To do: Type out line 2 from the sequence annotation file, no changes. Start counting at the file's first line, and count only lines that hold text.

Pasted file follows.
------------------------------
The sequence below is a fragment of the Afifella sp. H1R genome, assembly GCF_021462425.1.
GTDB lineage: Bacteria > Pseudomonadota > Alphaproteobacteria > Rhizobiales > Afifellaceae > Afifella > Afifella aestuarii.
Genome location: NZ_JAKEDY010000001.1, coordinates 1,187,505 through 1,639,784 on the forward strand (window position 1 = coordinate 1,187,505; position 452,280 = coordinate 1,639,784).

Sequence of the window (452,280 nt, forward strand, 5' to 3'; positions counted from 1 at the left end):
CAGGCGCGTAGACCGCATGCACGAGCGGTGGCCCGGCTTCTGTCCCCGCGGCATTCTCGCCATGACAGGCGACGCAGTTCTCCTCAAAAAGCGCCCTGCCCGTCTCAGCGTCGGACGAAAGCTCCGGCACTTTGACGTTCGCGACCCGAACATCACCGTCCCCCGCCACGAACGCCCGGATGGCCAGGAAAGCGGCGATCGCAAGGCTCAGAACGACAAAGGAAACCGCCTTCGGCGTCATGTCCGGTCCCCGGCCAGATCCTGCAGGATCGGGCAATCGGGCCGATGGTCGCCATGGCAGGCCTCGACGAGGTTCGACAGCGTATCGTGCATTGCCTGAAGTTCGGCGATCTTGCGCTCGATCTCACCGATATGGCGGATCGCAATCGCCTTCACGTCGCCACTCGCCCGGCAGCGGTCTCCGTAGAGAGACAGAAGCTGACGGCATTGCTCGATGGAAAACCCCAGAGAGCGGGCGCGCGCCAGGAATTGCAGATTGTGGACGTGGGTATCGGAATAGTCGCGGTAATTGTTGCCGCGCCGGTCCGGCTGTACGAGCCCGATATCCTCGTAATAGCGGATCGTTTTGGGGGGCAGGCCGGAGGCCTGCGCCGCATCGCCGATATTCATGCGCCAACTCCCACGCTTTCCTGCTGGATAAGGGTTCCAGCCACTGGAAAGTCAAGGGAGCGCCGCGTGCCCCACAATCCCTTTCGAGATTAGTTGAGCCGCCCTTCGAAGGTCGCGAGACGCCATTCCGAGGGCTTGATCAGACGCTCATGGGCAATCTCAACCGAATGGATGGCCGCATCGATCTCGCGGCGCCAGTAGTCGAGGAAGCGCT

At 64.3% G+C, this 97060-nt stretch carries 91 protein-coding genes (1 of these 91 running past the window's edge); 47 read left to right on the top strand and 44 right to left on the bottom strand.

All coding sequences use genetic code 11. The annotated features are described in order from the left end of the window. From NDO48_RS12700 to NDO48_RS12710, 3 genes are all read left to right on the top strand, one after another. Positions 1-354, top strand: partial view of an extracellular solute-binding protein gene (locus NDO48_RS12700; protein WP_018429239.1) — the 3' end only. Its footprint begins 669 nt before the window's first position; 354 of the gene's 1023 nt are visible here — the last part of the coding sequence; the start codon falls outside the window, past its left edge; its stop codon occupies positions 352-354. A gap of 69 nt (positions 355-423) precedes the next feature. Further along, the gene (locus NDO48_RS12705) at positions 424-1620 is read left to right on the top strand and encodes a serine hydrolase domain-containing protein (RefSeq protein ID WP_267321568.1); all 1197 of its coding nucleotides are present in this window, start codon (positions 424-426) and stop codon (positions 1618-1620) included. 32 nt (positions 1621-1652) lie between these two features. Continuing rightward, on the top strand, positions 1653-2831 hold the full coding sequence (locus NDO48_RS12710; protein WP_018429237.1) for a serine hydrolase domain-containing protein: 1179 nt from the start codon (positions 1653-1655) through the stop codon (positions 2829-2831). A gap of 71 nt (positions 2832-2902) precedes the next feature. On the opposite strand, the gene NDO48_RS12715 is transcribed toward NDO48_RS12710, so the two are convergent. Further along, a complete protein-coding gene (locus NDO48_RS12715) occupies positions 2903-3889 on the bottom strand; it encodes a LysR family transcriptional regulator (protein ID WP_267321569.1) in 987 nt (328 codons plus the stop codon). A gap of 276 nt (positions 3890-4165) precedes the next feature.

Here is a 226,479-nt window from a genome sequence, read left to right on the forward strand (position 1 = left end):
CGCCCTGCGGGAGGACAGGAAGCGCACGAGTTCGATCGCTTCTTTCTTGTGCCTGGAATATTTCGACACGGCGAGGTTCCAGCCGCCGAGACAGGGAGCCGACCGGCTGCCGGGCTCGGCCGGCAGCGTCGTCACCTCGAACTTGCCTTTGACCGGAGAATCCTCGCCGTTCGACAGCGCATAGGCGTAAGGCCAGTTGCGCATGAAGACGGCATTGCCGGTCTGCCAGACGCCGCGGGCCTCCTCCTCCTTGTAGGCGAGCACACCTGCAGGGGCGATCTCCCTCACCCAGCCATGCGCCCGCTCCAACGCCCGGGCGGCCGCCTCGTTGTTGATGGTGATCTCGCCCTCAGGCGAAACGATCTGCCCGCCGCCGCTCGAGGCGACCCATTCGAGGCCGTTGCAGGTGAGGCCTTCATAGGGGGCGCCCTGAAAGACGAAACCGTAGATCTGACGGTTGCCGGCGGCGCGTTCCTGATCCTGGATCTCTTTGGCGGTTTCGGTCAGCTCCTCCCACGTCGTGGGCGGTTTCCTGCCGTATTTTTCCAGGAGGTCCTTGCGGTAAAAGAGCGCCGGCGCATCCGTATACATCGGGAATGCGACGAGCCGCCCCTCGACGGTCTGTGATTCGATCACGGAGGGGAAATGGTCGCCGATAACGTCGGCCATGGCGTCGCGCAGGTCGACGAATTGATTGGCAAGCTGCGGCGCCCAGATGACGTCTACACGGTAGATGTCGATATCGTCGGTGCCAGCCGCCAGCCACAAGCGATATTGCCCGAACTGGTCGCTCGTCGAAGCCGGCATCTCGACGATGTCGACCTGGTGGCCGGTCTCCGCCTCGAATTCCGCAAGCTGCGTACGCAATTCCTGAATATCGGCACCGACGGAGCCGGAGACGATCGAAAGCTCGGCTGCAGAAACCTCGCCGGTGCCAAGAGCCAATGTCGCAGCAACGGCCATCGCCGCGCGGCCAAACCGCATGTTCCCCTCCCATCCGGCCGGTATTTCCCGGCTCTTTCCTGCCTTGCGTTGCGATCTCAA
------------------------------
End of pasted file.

GTDB lineage: Bacteria > Pseudomonadota > Alphaproteobacteria > Rhizobiales > Afifellaceae > Afifella > Afifella aestuarii.